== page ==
Some researchers have warned of the lack of knowledge about breeding insects. If a non-native species escaped from an insect farm, researchers say, there could be serious environmental damage.

Insect proteins are used in livestock feed, which raises an inconvenient question: are insects a catalyst for expanding animal production instead of replacing it? An animal welfare newsletter stated, “Insect farming is not an alternative to factory farming — it is a supplier. The legendary effectiveness of insects is therefore a red herring. Feeding corn to bugs and then feeding it to chickens is inherently less effective than just feeding corn to chickens.

A 2020 article by two animal nutrition scientists, G. Bosch and KS Swanson, provided an overview of the current state of knowledge on the use of insects as food for dogs and cats. The paper highlighted various research gaps, including these:

  • Private companies have likely studied the palatability of their insect products, but few have made the data available to the public.
  • No public studies have evaluated the effectiveness of hypoallergenic insect foods in affected dogs or cats.
  • The consistency of stool quality has been studied, but research on other attributes of stool quality is lacking.

Bosch and Swanson concluded, “Several studies have assessed aspects of nutritional quality of various insect species, but the impact of long-term diets on the nutritional status and health of dogs and cats is still unclear. largely unexplored.

The authors also pointed out some gaps in benchmarking in widespread claims that insects are a sustainable source of protein.

Other researchers note that there are risks associated with eating non-produced insects under controlled and defined conditions. Insects can contain toxins, bacteria, pesticides, allergens and anti-nutrients. More research is needed, but the amounts of these contaminants appear to be minimal, are within the ranges commonly seen in meats and grains, and are mostly removed during the production stages.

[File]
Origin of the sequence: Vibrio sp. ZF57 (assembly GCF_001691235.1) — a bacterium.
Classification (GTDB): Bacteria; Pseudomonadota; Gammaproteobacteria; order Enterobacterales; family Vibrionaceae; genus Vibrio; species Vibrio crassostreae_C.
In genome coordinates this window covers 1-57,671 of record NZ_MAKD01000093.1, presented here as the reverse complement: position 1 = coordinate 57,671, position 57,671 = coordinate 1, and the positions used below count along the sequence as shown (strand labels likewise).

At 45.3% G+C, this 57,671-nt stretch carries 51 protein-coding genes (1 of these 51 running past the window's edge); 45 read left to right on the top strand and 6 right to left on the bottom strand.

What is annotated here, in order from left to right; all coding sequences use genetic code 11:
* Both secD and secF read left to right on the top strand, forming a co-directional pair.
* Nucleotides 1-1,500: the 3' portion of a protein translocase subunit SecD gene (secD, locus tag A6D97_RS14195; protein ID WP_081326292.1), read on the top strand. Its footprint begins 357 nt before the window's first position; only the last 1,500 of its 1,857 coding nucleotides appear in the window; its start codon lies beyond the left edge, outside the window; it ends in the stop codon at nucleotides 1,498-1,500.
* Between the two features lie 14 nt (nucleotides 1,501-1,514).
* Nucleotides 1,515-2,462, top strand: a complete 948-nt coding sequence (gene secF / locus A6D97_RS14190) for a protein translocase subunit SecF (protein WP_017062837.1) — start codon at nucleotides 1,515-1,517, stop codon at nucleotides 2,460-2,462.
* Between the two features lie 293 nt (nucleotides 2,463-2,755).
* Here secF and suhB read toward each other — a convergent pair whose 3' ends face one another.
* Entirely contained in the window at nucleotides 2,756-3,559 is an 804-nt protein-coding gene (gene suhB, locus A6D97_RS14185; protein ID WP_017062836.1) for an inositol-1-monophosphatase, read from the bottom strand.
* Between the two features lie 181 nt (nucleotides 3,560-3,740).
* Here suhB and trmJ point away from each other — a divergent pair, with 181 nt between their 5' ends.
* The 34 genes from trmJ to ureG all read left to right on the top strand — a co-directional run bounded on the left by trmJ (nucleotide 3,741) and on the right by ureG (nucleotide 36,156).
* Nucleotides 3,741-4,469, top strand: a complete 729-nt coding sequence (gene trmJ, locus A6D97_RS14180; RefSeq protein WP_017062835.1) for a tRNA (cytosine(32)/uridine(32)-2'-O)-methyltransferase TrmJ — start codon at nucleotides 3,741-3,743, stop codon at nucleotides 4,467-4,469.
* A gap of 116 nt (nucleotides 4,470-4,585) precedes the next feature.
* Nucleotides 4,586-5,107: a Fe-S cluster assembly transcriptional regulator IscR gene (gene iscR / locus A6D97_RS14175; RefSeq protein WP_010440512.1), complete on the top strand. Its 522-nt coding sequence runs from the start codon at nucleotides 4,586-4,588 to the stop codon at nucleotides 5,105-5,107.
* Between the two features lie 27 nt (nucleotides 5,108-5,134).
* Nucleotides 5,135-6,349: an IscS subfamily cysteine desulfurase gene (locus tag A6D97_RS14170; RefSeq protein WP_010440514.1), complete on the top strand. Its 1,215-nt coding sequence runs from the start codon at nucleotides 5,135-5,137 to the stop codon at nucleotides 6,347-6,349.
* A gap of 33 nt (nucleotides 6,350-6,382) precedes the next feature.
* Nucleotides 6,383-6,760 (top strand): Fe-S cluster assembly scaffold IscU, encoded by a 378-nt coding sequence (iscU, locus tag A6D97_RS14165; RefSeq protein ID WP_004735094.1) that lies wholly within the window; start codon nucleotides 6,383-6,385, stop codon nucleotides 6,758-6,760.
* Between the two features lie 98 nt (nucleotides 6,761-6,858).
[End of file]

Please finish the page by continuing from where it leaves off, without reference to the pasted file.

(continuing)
Step up research, say scientists

Peer-reviewed research for publication and private research are rapidly evolving on insect proteins for pets. However, many aspects of insect-based pet foods require more research.

For years, the United Nations has played a leading role in promoting insects as a sustainable food source for humans. In 2013, the Food and Agriculture Organization of the United Nations (FAO) published Edible insects: Future prospects for food and feed safety. Drawing on a wide range of scientific research, the book raised international awareness of the contributions that edible insects can make in meeting the dietary needs of a growing world population.

FAO followed with additional publications. Tips on Sustainable Cricket Farming, published in 2020, is a comprehensive manual of best practices for keeping crickets. Examine edible insects from a food safety perspectivepublished in 2021, analyzes the food security implications associated with edible insects.

The Bosch and Swanson article mentioned earlier reviewed what is known about the naturalness, palatability, nutritional quality, health effects, and durability of insects as dog and cat food. In the newspaper, titled Effect of using insects as food for animals: pet dogs and cats, the authors said,

“Trends in human nutrition often translate quickly into new pet food products. Insects have received considerable attention as a sustainable and sometimes even health-promoting protein source new to humans. The societal buzz around insects has also resulted in insect-based pet food products appearing on the market, and more products are on the way. »

Commercial pet foods marketed as nutritionally complete should support a dog or cat’s long-term health, the authors said. They reviewed numerous studies evaluating aspects of the nutritional quality of various insect species. However, they noted a glaring lack of research on the nutritional and health impacts of feeding long-term pets insect-based protein.

Meanwhile, new studies may already be filling in some of the research gaps. In 2021, the magazine Animals published a study showing that crickets or mulberry silkworms can be safe substitutes for poultry meal in dog food.

Over the next few years, market acceptance of insect proteins in pet food will depend on better research and regulatory approvals.